Billions have been spent upon building primary care in this country to world class standards. Many GP practices could deliver the new AstraZenca/Oxford vaccine in their daily clinics. There are approximately 4,700 GP practices in England, and if 80% allocated only three hours of clinic time to immunising patients with the new vaccine (at a rate of eight patients per hour) this would add an additional 450,000 vaccinations each week, or around two million in a month.

In reality, my practice estimates that it could devote up to half its daily clinics to this work – which, if replicated by 80% of practices nationally, would add around 1.8 million vaccinations a week, or around eight million in a month. By running clinics over weekends, we could achieve even more. The only constraint is the supply of vaccine – the capability is there, and the will is not lacking.

The AstraZenca/Oxford vaccine is a game-changer. Vaccine delivery is the business of general practice, and even though the lockdown conditions are time-limited, the NHS has not woken up to the incredible contribution that crowdsourcing unused capacity in general practice can make. Yes, some people will baulk at this and others will be constrained by staff absence from the virus itself, but if there was ever a time for general practice to step up, this is it.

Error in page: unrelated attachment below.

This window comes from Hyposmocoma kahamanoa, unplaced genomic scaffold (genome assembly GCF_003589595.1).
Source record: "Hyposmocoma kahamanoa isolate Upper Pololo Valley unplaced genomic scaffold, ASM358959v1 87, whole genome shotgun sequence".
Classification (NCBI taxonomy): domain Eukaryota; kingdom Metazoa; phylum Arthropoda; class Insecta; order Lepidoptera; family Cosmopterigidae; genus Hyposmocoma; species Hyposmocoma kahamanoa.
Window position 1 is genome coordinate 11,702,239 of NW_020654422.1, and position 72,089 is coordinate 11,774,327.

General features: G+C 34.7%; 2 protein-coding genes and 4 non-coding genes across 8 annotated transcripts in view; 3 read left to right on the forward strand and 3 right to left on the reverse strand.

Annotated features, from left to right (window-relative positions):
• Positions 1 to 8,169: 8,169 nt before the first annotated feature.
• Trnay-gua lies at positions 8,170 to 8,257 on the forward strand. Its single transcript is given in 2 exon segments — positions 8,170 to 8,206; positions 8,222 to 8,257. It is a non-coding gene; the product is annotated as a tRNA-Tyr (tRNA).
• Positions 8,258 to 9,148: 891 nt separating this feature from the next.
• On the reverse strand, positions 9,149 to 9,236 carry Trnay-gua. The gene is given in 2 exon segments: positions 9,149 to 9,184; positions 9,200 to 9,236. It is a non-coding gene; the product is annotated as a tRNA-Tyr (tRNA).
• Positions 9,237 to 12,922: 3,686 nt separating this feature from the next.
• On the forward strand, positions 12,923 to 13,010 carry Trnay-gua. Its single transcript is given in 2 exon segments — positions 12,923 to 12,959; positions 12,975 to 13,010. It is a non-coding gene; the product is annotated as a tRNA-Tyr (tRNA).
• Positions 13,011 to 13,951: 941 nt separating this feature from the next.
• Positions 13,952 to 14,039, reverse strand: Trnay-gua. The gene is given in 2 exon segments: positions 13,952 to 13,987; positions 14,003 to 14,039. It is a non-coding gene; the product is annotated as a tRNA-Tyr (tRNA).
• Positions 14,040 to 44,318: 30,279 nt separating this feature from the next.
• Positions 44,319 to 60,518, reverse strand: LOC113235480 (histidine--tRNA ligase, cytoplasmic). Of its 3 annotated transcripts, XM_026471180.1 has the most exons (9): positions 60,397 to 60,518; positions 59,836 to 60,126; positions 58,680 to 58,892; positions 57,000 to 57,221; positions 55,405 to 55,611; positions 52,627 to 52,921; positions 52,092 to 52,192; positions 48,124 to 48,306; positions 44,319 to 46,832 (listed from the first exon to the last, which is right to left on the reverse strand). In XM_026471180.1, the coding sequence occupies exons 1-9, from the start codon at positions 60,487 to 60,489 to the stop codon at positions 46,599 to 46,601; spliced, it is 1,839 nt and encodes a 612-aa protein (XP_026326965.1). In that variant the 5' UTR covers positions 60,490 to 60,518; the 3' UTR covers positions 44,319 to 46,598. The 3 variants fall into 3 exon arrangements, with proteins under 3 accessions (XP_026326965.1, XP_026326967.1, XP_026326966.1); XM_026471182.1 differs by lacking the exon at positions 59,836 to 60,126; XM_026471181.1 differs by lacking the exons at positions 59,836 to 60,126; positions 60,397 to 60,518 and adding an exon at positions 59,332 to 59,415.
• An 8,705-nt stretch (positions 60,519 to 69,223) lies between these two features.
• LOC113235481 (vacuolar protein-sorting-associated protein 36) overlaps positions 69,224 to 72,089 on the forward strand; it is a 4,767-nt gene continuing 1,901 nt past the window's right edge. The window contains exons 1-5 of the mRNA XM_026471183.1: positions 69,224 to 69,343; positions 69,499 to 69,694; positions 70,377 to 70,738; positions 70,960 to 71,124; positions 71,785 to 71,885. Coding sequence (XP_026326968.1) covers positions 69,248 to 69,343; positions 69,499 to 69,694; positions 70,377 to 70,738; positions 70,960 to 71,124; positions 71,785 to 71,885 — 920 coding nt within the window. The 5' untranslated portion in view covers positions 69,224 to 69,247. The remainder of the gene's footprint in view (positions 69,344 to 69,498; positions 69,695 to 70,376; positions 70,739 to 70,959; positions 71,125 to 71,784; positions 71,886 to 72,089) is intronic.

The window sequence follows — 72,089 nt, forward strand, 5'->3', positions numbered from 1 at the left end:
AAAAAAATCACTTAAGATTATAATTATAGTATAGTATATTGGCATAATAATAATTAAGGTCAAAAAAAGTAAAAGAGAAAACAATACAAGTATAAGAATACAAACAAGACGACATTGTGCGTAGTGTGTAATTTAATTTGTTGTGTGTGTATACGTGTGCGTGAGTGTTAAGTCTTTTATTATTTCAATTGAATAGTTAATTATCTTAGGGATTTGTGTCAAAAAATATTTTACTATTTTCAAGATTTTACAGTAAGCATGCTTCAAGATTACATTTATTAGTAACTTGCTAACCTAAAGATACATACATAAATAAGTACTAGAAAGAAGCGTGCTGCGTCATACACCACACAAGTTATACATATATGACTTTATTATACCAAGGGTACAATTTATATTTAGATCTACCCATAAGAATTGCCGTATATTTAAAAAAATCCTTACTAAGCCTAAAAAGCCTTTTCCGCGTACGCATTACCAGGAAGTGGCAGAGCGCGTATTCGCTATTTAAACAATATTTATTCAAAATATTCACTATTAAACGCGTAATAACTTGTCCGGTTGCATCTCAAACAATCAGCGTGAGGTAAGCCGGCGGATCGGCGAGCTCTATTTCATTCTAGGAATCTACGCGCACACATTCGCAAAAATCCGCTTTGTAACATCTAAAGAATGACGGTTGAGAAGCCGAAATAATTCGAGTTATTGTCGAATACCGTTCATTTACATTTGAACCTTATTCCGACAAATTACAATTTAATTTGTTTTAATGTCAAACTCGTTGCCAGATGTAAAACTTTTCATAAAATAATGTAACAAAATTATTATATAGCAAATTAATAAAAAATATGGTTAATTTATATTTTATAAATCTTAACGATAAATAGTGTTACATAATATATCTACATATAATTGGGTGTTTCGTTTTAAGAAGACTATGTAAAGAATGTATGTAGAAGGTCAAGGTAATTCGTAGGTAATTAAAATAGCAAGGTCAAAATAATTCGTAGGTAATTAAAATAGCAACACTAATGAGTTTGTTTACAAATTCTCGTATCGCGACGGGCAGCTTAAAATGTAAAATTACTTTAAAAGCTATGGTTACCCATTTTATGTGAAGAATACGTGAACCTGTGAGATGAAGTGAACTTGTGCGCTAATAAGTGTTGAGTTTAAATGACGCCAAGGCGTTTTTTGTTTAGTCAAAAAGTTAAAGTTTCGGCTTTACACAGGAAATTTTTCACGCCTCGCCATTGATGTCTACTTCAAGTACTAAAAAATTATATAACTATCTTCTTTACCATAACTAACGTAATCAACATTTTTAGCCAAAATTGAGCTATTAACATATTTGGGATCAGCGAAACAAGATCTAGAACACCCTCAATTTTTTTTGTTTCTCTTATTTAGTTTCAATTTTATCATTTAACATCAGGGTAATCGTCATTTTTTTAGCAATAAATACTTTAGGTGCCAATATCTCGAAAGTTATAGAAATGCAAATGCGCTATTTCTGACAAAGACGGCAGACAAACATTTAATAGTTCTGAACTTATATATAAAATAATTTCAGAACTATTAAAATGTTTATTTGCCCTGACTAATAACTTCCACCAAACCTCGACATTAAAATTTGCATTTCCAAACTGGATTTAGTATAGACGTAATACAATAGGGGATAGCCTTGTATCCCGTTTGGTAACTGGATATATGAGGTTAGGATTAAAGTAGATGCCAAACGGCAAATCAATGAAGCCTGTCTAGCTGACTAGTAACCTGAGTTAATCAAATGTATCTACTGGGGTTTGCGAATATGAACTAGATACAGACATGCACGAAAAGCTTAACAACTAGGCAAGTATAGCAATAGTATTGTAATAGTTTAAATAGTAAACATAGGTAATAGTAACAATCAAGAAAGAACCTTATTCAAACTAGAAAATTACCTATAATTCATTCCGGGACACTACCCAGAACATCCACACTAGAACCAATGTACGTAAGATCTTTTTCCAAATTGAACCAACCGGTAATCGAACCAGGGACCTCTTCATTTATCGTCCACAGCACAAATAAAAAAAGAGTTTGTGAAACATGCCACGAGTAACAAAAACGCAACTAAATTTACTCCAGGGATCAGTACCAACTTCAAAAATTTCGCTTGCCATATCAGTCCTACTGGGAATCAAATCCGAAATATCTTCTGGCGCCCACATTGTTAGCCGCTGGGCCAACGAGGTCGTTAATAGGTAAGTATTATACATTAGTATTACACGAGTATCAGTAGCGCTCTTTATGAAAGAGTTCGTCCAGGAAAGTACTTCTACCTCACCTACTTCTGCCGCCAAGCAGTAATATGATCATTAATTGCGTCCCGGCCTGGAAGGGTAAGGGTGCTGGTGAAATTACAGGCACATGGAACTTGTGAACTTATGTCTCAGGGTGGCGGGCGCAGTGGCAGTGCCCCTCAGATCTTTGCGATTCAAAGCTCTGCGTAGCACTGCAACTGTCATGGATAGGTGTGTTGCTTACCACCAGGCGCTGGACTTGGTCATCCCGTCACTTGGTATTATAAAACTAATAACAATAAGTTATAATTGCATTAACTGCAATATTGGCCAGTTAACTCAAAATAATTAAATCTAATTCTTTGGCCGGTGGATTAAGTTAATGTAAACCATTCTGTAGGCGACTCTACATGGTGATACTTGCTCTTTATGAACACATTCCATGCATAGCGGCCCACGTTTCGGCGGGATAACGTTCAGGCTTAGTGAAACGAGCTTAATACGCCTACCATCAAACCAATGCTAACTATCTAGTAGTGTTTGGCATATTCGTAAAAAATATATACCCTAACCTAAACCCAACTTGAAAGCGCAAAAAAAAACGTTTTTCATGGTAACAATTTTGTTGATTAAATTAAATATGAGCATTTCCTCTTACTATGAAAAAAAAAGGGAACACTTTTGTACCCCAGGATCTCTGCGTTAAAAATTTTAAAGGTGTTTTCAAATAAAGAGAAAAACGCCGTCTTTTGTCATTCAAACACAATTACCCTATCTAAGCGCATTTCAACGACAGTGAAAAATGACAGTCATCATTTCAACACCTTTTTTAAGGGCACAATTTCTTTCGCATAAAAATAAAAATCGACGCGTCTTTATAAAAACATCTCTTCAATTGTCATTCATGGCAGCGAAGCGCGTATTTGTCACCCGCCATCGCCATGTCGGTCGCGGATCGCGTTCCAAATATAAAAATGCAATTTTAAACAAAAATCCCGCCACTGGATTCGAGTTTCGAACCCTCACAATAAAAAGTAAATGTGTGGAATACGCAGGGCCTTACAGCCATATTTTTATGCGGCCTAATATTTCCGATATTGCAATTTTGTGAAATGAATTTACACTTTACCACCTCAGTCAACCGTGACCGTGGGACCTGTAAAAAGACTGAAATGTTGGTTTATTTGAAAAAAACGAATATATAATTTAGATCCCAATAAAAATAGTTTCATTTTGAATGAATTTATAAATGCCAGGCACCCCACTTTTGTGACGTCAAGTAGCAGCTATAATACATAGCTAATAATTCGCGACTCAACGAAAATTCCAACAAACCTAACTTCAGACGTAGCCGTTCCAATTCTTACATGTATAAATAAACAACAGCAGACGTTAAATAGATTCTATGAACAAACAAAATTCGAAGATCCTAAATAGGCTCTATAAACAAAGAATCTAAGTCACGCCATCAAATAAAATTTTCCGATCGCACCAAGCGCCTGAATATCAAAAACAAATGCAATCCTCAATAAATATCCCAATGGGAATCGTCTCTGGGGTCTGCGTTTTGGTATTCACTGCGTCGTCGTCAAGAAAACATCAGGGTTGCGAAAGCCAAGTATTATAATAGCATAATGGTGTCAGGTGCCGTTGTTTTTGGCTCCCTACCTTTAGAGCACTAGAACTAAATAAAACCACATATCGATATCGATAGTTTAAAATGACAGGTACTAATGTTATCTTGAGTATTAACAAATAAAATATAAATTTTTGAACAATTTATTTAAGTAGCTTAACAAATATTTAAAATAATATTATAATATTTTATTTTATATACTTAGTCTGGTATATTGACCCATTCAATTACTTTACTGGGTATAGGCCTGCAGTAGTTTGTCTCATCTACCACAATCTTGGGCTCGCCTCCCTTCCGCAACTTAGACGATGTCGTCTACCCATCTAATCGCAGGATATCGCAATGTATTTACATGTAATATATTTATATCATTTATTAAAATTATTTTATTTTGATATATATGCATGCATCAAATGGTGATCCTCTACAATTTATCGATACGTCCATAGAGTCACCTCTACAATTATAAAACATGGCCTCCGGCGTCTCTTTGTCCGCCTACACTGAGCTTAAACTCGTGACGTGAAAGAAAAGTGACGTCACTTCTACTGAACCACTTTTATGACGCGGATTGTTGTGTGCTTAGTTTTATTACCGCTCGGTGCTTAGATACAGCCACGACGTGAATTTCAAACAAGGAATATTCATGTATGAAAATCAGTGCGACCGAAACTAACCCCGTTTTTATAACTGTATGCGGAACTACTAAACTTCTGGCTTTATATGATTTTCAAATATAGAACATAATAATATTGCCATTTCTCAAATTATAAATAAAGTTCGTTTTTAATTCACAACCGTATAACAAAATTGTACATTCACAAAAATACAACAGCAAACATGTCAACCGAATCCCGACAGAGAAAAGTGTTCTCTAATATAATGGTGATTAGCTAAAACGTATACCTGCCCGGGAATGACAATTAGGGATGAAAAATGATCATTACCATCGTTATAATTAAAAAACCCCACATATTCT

#LetUsVaccinate

Dr Rubin Minhas and Denise Payne are a partner and general manager at Oakfield Health Centre, in Gravesend, Kent, respectively. Dr Minhas is an expert advisory to an MHRA Committee. However, the views expressed here are entirely those of the authors.

READERS' COMMENTS [10]

Joanna Davies 14 January, 2021 10:42 pm

Said the exact same thing in an email to my MP this week. AZ vaccine could be a gamechanger if it can be delivered to individual practices rather than tied up in the additional logistical loop hole of distributing from PCN hubs. We calculated in our practice -list size -9000 if we opened at weekends and did a fri sat and Sun vacc clinic we could vaccinate 840 patients a week.

John Elder 15 January, 2021 10:08 am

Agree – this is bureaucratic madness! It is what we do best – all the effort & press coverage of pharmacies & supermarkets totally unnecessary – just give us the tools & we will get it done – and very quickly!! We easily managed 450 flus on one Saturday (just under 5000 patients) so if we made a big effort would be completed in 4 weeks max!

Rubin Minhas 15 January, 2021 11:20 am

Joanne & John
Thank you, straight to the point and heartening to hear such can-do positive attitudes from colleagues.